Tom Jolliffe on the well-worn but effective cop on the edge trope…
Cinema can often be pretty simple. Good guys are often morally upstanding. Bad guys often irredeemably corrupt. Your good guy might be a cop, your bad guy a crook. The hero might have a foible or two, but is generally psychologically on an equilibrium. Meanwhile, you know the bad guy is more likely to have gone loco. The beauty of cinema though, lies in that ability to shake things up. To throw in moral ambiguity or psychological imbalance to a person who should be on the side of law and order as one example. It’s now become well worn, but the cop on the edge trope still remains popular. It became increasingly popular through the 60’s onward in American cinema, where prior, particularly during the Hays code, your protagonist lawman would have to be whiter than white. Any cop that might have been morally obtuse would have been strictly painted as a villain and almost certainly get his comeuppance.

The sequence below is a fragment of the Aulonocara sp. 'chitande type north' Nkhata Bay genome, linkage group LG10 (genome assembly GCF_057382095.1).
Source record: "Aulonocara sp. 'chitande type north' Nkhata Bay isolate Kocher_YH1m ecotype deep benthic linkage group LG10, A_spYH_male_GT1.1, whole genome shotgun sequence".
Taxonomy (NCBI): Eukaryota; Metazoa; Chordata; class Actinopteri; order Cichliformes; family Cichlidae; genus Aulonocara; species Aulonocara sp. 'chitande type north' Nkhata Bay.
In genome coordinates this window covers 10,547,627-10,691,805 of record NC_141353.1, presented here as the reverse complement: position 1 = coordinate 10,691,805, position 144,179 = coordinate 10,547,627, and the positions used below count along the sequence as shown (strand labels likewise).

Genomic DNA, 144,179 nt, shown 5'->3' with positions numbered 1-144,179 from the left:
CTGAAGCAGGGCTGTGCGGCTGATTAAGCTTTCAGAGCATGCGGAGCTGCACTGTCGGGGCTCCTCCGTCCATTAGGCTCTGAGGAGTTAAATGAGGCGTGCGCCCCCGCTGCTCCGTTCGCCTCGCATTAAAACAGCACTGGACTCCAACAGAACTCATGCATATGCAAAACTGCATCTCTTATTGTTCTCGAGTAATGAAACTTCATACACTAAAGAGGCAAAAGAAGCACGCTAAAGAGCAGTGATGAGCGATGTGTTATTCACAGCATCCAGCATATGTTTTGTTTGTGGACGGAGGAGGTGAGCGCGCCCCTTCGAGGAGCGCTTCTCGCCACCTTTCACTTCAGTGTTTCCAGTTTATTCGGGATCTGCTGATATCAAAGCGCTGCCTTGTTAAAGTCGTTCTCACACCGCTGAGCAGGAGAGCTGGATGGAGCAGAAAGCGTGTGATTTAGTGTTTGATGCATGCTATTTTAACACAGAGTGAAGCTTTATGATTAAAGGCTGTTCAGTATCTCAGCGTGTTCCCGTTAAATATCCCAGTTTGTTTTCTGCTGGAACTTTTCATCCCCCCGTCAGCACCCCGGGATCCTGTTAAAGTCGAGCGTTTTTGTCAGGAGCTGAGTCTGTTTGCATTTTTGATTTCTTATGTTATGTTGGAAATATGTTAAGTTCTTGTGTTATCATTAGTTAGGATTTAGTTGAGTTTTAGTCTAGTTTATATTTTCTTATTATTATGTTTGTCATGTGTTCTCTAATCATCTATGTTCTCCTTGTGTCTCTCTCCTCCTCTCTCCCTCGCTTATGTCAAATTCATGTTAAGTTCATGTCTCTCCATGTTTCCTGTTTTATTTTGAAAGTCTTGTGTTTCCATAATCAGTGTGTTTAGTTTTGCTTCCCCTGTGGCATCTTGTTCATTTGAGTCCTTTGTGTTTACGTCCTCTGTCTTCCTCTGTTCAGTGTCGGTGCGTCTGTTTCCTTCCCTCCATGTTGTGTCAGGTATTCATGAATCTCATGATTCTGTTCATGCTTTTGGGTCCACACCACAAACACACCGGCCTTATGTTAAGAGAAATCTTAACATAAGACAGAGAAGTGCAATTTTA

Orson Welles wrote and directed the iconic Touch of Evil, also co-starring as a corrupt lawman, eventually bested by the more moralistic, Charlton Heston. As usual with Welles the film pushed some limits with the censors, but certainly, things were just easing in 1958 until the Hayes code died off a decade later (which ushered in a near decade of grimy, degenerate and pessimistic American cinema). The idea of the lawman bending rules wasn’t new, and was particularly popular, but we would begin to see more distinctly dark tales of cops getting their results, at whatever cost. Dirty Harry would certainly tread that line between being the ill-disciplined rogue, or the being close to lawlessness himself. He’s pretty trigger happy with his magnum that’s for sure, but this barely scratched the surface other cops on the edge would. Later on, Russell Crowe excelled in a more ramped up, and perhaps grittier alternative to the Dirty Harry type, in LA Confidential. Morally he was certainly righteous, but he crossed many a line.